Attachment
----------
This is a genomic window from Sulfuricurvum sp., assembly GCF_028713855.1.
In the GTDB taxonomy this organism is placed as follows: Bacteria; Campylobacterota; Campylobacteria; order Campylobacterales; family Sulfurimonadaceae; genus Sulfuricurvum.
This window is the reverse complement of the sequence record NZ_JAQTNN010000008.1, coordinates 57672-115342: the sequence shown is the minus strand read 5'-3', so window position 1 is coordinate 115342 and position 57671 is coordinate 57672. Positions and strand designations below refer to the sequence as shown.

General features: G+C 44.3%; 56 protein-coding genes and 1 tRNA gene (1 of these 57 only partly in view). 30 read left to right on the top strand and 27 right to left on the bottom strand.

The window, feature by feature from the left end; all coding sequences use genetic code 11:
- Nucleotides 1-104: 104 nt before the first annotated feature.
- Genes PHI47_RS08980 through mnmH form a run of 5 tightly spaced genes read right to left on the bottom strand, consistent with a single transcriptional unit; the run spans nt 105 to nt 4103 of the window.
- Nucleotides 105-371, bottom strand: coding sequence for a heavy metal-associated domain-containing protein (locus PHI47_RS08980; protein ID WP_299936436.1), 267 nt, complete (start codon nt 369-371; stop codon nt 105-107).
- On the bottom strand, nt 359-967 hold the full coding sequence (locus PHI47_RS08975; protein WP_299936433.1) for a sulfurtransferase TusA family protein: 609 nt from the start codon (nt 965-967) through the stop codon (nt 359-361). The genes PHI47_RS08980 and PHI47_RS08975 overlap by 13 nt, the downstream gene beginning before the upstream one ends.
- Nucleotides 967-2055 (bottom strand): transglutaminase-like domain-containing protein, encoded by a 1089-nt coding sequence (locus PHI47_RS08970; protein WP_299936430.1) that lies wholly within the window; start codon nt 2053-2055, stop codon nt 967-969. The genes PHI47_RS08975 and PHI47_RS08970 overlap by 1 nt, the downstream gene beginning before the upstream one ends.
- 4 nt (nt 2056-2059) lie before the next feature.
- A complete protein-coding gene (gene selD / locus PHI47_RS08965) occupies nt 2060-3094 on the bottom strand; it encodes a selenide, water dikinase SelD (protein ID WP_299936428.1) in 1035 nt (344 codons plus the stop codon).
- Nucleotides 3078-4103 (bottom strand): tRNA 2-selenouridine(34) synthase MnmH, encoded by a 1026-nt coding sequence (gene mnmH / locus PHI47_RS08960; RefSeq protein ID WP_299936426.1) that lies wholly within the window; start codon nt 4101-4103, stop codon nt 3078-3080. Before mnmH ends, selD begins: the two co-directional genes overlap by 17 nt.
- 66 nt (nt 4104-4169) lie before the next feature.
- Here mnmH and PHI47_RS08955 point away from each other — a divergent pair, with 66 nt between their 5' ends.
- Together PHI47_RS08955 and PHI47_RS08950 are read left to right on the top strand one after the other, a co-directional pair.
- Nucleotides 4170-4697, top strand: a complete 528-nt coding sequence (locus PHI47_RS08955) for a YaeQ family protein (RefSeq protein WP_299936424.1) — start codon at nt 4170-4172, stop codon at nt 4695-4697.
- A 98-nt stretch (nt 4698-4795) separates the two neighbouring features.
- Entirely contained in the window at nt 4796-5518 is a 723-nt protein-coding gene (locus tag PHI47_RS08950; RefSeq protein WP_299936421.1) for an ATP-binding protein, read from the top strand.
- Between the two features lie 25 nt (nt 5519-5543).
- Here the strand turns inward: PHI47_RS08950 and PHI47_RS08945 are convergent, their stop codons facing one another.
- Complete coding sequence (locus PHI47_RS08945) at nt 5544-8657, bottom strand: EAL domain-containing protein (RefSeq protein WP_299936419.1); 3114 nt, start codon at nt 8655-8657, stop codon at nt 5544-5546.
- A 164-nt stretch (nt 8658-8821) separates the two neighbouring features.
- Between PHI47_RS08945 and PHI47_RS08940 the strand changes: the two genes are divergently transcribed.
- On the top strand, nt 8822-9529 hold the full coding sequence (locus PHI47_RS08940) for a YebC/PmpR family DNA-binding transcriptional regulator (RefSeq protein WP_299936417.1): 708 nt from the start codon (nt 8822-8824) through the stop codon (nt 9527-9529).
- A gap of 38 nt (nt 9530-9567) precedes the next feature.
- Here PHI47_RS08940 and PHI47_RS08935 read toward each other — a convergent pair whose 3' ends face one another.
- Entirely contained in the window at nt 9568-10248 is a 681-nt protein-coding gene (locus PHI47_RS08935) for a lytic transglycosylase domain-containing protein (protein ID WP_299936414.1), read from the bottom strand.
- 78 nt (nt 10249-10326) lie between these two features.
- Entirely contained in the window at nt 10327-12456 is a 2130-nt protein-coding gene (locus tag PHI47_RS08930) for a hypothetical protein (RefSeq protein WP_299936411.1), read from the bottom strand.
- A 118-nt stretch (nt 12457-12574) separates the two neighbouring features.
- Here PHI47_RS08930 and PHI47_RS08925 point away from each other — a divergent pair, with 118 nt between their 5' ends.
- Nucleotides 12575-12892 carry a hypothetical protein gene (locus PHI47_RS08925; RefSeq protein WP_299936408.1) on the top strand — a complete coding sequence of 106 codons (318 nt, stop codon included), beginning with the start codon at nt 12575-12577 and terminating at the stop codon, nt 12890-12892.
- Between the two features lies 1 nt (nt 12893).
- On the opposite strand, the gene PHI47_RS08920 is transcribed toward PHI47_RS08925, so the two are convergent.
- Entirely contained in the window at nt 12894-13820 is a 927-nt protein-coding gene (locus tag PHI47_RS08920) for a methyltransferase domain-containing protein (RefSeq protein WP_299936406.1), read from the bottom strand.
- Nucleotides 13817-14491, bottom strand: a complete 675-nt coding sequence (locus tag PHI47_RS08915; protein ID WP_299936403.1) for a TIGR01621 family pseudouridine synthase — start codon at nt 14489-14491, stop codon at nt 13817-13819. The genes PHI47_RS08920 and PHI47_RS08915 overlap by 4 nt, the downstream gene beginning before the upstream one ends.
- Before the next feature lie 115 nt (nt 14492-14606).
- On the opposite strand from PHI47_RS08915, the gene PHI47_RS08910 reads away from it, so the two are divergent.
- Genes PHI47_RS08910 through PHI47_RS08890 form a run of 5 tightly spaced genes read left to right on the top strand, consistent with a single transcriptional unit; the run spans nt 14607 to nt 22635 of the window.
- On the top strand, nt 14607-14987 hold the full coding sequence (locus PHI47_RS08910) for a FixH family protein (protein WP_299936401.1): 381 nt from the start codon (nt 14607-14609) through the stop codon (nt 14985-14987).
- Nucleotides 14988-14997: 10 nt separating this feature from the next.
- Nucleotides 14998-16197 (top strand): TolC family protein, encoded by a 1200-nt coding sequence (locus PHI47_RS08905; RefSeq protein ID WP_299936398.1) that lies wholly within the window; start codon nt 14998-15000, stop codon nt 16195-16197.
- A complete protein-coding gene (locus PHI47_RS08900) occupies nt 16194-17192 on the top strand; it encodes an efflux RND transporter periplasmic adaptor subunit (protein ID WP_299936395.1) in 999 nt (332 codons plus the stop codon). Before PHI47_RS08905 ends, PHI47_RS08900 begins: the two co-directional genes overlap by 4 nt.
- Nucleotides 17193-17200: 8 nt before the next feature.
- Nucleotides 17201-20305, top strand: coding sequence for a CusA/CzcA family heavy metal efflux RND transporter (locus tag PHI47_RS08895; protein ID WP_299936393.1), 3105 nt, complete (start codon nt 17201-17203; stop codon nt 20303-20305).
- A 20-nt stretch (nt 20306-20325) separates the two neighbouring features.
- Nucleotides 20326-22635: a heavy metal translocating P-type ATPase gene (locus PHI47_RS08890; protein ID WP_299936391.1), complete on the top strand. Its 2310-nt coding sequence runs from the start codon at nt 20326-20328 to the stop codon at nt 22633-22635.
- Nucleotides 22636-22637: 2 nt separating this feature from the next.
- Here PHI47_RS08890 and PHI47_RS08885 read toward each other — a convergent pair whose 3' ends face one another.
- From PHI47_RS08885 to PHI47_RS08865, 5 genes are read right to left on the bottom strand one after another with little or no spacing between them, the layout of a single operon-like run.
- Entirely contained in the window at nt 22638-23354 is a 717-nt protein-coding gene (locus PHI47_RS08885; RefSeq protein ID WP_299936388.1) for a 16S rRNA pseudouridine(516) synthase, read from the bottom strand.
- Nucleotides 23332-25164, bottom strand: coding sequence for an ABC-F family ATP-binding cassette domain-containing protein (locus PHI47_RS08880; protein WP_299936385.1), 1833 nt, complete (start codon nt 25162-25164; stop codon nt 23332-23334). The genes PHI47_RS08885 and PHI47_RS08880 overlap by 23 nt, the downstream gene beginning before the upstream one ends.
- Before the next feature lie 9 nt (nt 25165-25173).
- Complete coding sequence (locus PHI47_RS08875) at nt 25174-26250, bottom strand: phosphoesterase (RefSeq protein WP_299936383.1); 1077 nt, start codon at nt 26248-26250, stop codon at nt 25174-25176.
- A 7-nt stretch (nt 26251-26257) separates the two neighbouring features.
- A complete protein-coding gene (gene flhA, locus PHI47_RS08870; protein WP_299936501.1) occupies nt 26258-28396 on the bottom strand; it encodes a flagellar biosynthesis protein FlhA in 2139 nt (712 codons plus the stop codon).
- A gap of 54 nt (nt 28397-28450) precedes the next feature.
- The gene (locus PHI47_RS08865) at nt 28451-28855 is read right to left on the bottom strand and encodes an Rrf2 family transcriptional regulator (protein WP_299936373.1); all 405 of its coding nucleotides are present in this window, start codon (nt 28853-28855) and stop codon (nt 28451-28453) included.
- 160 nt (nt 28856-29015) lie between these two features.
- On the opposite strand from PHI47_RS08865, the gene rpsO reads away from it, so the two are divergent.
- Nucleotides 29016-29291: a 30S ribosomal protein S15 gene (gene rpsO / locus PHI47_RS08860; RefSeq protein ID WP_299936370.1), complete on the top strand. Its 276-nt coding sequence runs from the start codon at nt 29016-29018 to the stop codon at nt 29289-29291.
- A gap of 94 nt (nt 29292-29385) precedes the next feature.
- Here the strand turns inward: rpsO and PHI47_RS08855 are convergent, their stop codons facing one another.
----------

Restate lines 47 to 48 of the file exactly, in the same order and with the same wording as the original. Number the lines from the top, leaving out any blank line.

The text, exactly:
- A 20-nt stretch (nt 20306-20325) separates the two neighbouring features.
- Nucleotides 20326-22635: a heavy metal translocating P-type ATPase gene (locus PHI47_RS08890; protein ID WP_299936391.1), complete on the top strand. Its 2310-nt coding sequence runs from the start codon at nt 20326-20328 to the stop codon at nt 22633-22635.